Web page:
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Senate Finance Committee tackles Medicaid, Medicare policy to combat opioid use disorder

Bipartisan bill is expected after questions are answered by April 26 deadline; Senate HELP committee gets ready to markup Opioid Crisis Response Act.

Susan Morse, Senior Editor

Credit: C-SPANCredit: C-SPAN

The Senate Finance Committee is looking at how changes in Medicaid and Medicare policy could help in the treatment of opioid use disorder.

One of the most effective treatments, peer support services, has no government reimbursement, said Senator Ben Cardin of Maryland. Peer support programs have been successful in his state, he said.

[Also: AMA unveils alternative payment model for the treatment of opioid use disorder]

"The problem is there is not a reimbursement structure," Cardin said. "A lot of this, you have to find either third party sources to fund it, or creative ways, or hospitals coming in to help us because they know it will reduce their emergency rooms."

"We agree peer support is part of the continuum to care," said Kimberly Brandt, principal deputy administrator for Operations, for the Centers for Medicare and Medicaid Services.

[Also: Opioid epidemic: Medicaid spent $2 billion excess over a decade on neonatal abstinence syndrome]

The challenge is that peer support is not considered a provider for purposes of Medicare reimbursement, she said. CMS would have to expand the definition of a provider to give that flexibility.

States are having success with peer support programs that are being done under their own authority, she said.

More than 60,000 Americans fatally overdosed on drugs in 2016 and many of those were opioid overdoses, said Senate Finance Chairman Orrin Hatch.

On Thursday, committee members met with Brandt and also with Admiral Brett Giroir, MD, assistant secretary for Health and senior advisor to the secretary for Mental Health and Opioid Policy for the Department of Health and Human Services.

After Giroir and Brandt answer questions by an April 26 deadline, the Senate Finance Committee will draft a bipartisan bill, according to Ranking Member Ron Wyden.

Giroir was asked about alternatives to care outside of using the emergency room, where there are security issues for people coming out of an overdose.

Giroir said the government supports community-based programs and care would be primarily on an outpatient basis.

In opening statements, Giroir said CMS is focused on three areas to prevent opioid use disorder: encouraging non-opioid pain treatments; increasing access to evidence-based treatment and leveraging data to target prevention and treatment efforts and to support fraud, waste, and abuse detection efforts.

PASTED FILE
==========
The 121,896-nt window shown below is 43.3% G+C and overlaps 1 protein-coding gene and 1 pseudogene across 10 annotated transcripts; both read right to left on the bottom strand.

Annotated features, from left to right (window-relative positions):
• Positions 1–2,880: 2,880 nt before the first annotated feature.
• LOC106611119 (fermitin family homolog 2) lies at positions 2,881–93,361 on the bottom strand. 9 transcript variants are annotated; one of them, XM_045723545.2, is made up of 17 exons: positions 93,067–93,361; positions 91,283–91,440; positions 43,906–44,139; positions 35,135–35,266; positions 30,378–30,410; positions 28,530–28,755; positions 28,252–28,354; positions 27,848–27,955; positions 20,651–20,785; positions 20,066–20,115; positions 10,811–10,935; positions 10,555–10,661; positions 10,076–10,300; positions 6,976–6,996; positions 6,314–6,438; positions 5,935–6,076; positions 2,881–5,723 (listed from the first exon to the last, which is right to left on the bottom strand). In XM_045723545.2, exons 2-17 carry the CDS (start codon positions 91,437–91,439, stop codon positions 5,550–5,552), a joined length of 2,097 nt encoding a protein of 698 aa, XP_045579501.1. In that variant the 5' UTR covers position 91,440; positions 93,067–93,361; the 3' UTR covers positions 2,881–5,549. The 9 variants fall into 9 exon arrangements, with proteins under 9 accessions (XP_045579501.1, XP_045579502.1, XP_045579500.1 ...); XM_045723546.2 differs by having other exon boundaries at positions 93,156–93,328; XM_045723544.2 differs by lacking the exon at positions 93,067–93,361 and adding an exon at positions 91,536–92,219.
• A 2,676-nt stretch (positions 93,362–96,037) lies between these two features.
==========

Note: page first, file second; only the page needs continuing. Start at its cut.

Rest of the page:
CMS recently finalized a series of additional changes for 2019 to further those goals. Beginning in 2019, CMS expects all Part D sponsors to limit initial opioid prescription fills for the treatment of acute pain to no more than a seven days' supply.

Also, a new opioid care coordination safety-edit will be implemented to create an alert for pharmacists when a beneficiary's daily opioid usage reaches high levels.

In addition, President Trump's FY 2019 budget includes a proposal that would provide the HHS Secretary with the authority to require plan participation in a prescriber and/or pharmacy lock-in program to prevent prescription drug abuse in Medicare Part D. This proposal would save an estimated $100 million over ten years, according to Giroir.

As of FY 2016, 37 states have edits in place to limit the quantity of short-acting opioids that will be covered for a beneficiary and 39 states have similar edits in place to limit the quantity of long-acting opioids.

States are required to report on their providers' prescribing patterns.  Establishing minimum standards would not only help increase oversight of opioid prescriptions and dispensing in Medicaid, but would save the program an estimated $245 million over 10 years, he said.

In the 2019 Final Call Letter, CMS finalized additional enhancements including revised metrics to track high opioid overuse and to provide additional information to sponsors about high risk beneficiaries.

Prescription drug monitorin programs are more effective as they become part of the physician workflow., Giroir said.

"We think there's great potential for prior-authorization, it is something we have been looking at," Brandt said.

Tools such as e-prescribing helps give them the ability see in real time what's happening, what's being requested and especially who is requesting services, she said.

The Senate Finance Committee is looking at CMS policy as the Senate Help Education Labor and Pensions Committee gets ready to markup the Opioid Crisis Response Act on Tuesday, April 24. The legislation is comprised of 40 different bipartisan proposals.

Twitter: @SusanJMorse
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